This off-season, Bill Belichick should take a page from his former quarterbacks playbook. Just like Tom Brady did, Belichick should leave the New England Patriots.
He’s been the head coach of the Patriots since 2000. That’s an eternity and then some, in the coaching world. He’s brought them six Super Bowl championships and delivered 328 regular season and playoff wins to date.
But if the hooded coach wants to stay active on the sidelines and chase down Don Shula for most wins of all-time, he might want to leave New England.
Several NFL teams will relieve their head coach of their duties the Monday following the end of the regular season. Commonly referred to as ‘Black Monday’. But a couple have already opened up due to in-season firings.
One of those jobs would be an intriguing place for Belichick to take a peek at. The Denver Broncos.
Why the Broncos?
The Broncos fired Nathaniel Hackett this week after an embarrassing blowout loss to the lowly Los Angeles Rams.
Denver was expected to be a contender in the AFC at the start of the year. They had a solid defense, good offensive playmakers and traded for one of the best quarterbacks in the last decade, Russell Wilson.
Broncos fans were ready for the ride.
But things derailed quickly for Denver. Hackett had a massive clock management blunder the first week of the season. Their blooming star running back Javonte Williams tore his ACL a couple weeks later. And your microwave has cooked better than Russ this season. He’s been brutal.
But that doesn’t mean the Broncos future is doomed. Their defense is still good. Williams’ leg will recover. And there is no way Wilson can be worse next year.
If Denver can bring in an upgrade at coach, they can certainly turn things around quickly.
New England’s future on the other hand isn’t as promising. Outside of Rhamondre Stevenson, they don’t have any good offensive weapons. Their defense isn’t top of the league. And they don’t have a long-term answer at quarterback.
Bringing Belichick into Denver would help elevate their defense. He excels at scheming on that side of the ball. Which would help immensely in a division with the Chiefs and Chargers.
For the offense, Belichick could bring in a former assistant to help right the ship, Bill O’Brien. Per Mike Florio, rumors have been swirling of O’Brien returning to New England to take over as offensive coordinator already.
I’m sure O’Brien would rather take a swing at righting Wilson versus growing Mac Jones. Not to mention he’d have Jerry Jeudy, Courtland Sutton, and K.J. Hamler as weapons on the outside.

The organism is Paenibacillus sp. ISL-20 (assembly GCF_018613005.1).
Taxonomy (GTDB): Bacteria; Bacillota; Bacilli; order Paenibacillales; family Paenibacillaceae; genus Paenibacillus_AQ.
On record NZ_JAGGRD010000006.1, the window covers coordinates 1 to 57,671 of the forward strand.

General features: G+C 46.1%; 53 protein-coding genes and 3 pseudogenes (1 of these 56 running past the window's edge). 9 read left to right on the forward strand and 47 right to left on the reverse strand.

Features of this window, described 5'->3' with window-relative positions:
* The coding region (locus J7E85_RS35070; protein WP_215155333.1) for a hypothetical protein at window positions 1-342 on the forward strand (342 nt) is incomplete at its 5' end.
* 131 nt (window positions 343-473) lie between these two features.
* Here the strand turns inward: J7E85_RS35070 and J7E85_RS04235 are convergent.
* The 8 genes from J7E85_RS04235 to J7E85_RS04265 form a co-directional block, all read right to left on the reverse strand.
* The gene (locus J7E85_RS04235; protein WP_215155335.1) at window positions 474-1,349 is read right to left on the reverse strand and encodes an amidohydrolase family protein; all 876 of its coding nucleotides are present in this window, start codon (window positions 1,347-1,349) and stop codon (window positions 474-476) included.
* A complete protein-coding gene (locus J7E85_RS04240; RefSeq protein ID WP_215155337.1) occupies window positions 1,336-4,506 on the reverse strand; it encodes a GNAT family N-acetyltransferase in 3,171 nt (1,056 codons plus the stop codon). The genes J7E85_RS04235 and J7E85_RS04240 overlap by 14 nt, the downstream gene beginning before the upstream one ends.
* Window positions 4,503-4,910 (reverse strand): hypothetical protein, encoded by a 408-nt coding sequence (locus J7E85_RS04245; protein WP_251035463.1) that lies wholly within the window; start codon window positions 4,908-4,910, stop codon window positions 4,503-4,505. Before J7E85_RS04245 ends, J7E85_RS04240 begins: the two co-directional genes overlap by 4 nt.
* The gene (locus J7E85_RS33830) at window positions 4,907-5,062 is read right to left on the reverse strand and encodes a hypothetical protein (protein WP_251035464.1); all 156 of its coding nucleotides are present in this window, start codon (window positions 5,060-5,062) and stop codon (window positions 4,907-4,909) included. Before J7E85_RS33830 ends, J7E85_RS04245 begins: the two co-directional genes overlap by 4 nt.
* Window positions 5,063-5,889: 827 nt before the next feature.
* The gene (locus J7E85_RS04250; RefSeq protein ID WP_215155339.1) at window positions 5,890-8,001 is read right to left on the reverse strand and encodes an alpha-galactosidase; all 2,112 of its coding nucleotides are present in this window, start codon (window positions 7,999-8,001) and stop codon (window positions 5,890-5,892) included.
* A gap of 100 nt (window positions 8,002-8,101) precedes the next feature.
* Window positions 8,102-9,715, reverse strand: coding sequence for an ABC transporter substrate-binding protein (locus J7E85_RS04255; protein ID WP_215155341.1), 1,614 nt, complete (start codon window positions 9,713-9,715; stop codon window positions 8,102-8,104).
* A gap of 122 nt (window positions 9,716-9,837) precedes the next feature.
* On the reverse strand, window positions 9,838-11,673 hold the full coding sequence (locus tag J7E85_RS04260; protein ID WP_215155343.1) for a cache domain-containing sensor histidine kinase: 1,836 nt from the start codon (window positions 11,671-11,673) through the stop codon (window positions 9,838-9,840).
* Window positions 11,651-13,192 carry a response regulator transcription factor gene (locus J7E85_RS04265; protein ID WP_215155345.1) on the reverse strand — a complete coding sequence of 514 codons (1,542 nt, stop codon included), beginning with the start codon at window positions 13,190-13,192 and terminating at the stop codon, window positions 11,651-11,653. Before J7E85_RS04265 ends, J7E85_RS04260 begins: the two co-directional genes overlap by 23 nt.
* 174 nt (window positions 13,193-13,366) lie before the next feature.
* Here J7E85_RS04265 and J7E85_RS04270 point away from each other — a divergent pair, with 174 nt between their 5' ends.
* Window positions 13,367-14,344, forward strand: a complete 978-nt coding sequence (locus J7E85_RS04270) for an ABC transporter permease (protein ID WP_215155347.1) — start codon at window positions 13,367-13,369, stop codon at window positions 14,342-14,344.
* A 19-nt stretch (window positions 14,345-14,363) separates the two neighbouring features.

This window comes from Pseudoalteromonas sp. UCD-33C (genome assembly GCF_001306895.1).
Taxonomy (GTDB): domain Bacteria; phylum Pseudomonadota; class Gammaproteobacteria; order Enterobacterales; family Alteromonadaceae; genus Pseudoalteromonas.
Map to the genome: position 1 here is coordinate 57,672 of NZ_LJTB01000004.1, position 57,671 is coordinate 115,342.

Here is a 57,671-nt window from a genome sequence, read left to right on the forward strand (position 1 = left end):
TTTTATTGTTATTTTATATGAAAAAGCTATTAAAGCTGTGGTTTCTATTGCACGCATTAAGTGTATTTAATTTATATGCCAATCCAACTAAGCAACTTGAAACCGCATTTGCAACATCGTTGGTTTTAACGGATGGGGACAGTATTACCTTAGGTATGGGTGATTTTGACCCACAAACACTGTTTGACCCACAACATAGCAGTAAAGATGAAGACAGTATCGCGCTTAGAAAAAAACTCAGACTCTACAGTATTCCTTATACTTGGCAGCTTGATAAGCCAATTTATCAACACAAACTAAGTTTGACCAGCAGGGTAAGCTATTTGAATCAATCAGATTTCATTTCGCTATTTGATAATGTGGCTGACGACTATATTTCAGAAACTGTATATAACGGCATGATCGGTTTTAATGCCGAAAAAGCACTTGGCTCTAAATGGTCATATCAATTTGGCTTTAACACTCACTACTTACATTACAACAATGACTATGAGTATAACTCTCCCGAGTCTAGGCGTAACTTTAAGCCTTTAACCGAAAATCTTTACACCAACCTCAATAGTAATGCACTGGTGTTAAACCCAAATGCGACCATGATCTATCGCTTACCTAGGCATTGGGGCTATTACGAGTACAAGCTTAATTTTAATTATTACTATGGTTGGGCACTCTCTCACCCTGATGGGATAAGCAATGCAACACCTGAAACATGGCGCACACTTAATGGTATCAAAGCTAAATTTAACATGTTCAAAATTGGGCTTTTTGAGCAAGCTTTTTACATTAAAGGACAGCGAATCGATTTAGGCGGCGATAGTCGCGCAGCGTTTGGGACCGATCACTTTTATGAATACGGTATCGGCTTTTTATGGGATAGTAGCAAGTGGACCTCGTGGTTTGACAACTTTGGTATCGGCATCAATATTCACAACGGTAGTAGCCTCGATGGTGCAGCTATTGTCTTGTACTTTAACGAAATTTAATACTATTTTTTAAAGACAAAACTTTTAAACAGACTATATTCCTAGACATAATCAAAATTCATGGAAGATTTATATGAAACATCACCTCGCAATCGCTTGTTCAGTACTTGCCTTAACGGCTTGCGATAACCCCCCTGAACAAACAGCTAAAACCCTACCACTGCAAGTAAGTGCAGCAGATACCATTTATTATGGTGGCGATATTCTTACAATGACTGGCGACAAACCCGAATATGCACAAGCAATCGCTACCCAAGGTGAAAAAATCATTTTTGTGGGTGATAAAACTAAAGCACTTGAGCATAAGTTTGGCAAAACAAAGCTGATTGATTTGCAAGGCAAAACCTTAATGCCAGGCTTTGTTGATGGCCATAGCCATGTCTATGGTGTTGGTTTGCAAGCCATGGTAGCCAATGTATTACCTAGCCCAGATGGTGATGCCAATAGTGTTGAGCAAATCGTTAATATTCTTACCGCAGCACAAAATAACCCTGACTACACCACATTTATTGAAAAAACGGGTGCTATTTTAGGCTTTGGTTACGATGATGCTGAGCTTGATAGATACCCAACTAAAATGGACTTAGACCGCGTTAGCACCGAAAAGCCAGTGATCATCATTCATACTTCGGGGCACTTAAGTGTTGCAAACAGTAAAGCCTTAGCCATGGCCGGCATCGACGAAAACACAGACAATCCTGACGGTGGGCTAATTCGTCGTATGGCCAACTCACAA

Chasing Down Shula
A deal would have to be made between the Patriots and Broncos in order for Belichick to switch sides. You can insert joke here how Denver doesn’t have draft capital because they traded it away for Wilson. But if Belichick really wants out and if Kraft isn’t fond of him anymore, which there’s rumors of that too, then I’m sure the two teams can work something out.
This could be a good thing for both Belichick and the Pats. Belichick gets a fresh start with a new team. And New England can fully exit the Brady/Belichick era and move on.
As of today, Belichick is third on the all-time wins list for head coaches with 297. He is 31 victories behind Don Shula who has the most with 328.
31 more wins can easily take another four or five seasons, especially with Mac Jones or Bailey Zappe as your starting quarterback. Going to Denver with a better overall team could help Belichick reach that in a faster timeframe.
We’ve seen head coaches spend a ridiculously long time with one franchise and then end their careers with others. Most of the time those don’t end well.
Curly Lambeau spent 28 seasons with the Green Bay Packers going 209-104-21. He then spent the last four years of career split between Chicago and Washington compiling a record of 17-28-1.
Mike Shanahan was in Denver for 22 seasons with a record of 138-86 and winning two Super Bowls. He took a year off and went to Washington to coach for four years with a record of 24-40. Not great.
But they aren’t Bill Belichick. The man under the hood.
(AP Photo/Michael Dwyer)